Last Updated on January 18, 2024
Forward-looking SaaS vendors are offering customers more flexibility in the balance of security tasks that each party takes on. For firms with robust security postures, a vendor can relinquish some security controls to reduce the risk that they potentially present to the client.
A top case in point is customer managed encryption keys (CMEK). Managing your own keys can be a good move—if you can keep them secure. “With great power comes great responsibility,” as the saying goes.
Is CMEK right for your business? Mark Richman, Principal Product Manager at iManage, takes a passionate deep-dive into this question along with host John Verry on a recent episode of The Virtual CISO Podcast.
What is CMEK?
Recognizing that “sometimes people’s eyes glaze when you say the word, ‘encryption,’” John offers an accessible explanation of CMEK: “Think of it as the key to the lock. The encrypted data in iManage would be unreadable without a copy of that key. Even if someone gained access to the data, they can’t see it. But if they gained access to the key, and the key is owned by iManage, they would be, in theory, able to unlock that data.”
John continues: “What you’re doing with customer-managed encryption keys is keeping the key that unlocks the data in your possession—not in the vendor’s possession. So, it provides just an insane level of value.”
Vendor as threat vector
The value in CMEK is that it can further reduce the client’s attack surface from insider threats or administrative mistakes on the vendor side.
“CMEK allows the customer to take ownership of the primary encryption keys, such that the cloud vendor does not have direct access to the primary keys that are encrypting the content itself,” Mark clarifies. “So, our application can use the keys to encrypt and decrypt content, but our application never has access to the encryption key itself.”
“That puts a lot of power and flexibility into the customer’s hands,” Mark adds. “For example, if the customer wants to terminate the relationship with iManage for any reason, those keys can be revoked at any time, and then all that content is immediately turned into a series of bits and is no longer recoverable.”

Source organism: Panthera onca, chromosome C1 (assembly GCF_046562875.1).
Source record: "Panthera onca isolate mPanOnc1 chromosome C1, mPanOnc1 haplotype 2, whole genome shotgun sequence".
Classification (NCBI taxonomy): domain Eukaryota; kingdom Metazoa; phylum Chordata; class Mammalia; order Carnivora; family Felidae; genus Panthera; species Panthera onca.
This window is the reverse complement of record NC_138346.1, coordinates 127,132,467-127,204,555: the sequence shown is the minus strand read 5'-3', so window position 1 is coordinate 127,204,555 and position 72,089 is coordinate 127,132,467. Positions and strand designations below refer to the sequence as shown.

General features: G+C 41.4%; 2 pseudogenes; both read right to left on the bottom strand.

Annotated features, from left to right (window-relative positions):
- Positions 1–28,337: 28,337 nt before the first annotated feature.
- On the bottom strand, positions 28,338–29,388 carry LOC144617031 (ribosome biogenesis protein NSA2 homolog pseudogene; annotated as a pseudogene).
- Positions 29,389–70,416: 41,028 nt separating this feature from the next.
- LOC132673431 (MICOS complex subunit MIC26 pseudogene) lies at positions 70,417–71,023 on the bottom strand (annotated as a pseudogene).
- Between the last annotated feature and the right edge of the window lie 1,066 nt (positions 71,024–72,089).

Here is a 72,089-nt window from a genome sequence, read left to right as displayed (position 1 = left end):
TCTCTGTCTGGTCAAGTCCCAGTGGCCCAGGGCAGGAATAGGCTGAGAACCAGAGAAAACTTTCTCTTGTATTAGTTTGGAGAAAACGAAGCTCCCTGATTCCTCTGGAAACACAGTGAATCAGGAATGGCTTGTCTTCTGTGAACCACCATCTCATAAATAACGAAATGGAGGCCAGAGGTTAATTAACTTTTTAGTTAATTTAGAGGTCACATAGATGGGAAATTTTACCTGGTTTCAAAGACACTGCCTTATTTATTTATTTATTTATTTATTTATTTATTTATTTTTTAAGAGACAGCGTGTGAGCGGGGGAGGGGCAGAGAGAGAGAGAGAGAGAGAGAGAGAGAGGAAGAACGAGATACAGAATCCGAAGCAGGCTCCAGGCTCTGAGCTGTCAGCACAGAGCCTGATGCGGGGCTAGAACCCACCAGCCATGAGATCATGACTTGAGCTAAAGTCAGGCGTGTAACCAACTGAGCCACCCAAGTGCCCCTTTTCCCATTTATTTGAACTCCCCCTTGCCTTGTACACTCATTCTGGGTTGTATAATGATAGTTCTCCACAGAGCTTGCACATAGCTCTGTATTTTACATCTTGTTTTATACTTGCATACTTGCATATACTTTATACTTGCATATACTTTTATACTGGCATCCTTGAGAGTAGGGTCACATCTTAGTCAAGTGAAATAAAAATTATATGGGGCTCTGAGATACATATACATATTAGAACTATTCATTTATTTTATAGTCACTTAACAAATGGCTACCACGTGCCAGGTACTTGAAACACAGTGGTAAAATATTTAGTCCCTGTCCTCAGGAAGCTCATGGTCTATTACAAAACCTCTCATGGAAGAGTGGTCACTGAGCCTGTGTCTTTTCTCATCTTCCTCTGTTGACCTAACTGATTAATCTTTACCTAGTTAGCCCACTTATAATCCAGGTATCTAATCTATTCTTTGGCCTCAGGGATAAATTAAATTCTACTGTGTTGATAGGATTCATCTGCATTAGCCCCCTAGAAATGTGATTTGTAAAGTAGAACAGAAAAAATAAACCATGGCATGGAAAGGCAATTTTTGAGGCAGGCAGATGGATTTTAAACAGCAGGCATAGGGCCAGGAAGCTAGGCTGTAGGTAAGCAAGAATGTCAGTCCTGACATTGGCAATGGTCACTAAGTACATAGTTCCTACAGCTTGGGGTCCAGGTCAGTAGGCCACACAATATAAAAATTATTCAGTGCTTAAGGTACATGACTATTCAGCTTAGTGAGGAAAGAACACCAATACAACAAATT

Managing added risk
Transfering security controls like CMEK from vendor to customer requires solid security practices or the customer’s risk will increase, not decrease. Like with CMEK, if a key custodian leaves your organization, you need processes in place for a smooth and secure “changing of the guard.”
Likewise, if a customer’s primary encryption keys were lost or corrupted, in a CMEK scenario there would be very little the SaaS vendor could do to help recover the content. A best-practice key management approach is therefore essential, including “separation of concerns” where copies of a key are kept in two places.
“This is an area where a customer can potentially hurt themselves,” notes Mark. “Because, for ease of administration, a customer just might want to have a single administrator be able to have access to both instances of the keys. But that’s the kind of thing that we really strongly caution against. We want to ensure that if you’re going to do something that has catastrophic potential consequences, at least two people have to be involved in that decision.”
To listen to the complete show with Mark Richman from iManage, click here: LINK
Curious where SaaS firms most often fall short on cybersecurity? Here’s expert insight on that topic: https://pivotpointsecurity.com/blog/where-saas-firms-stumble-on-cybersecurity/
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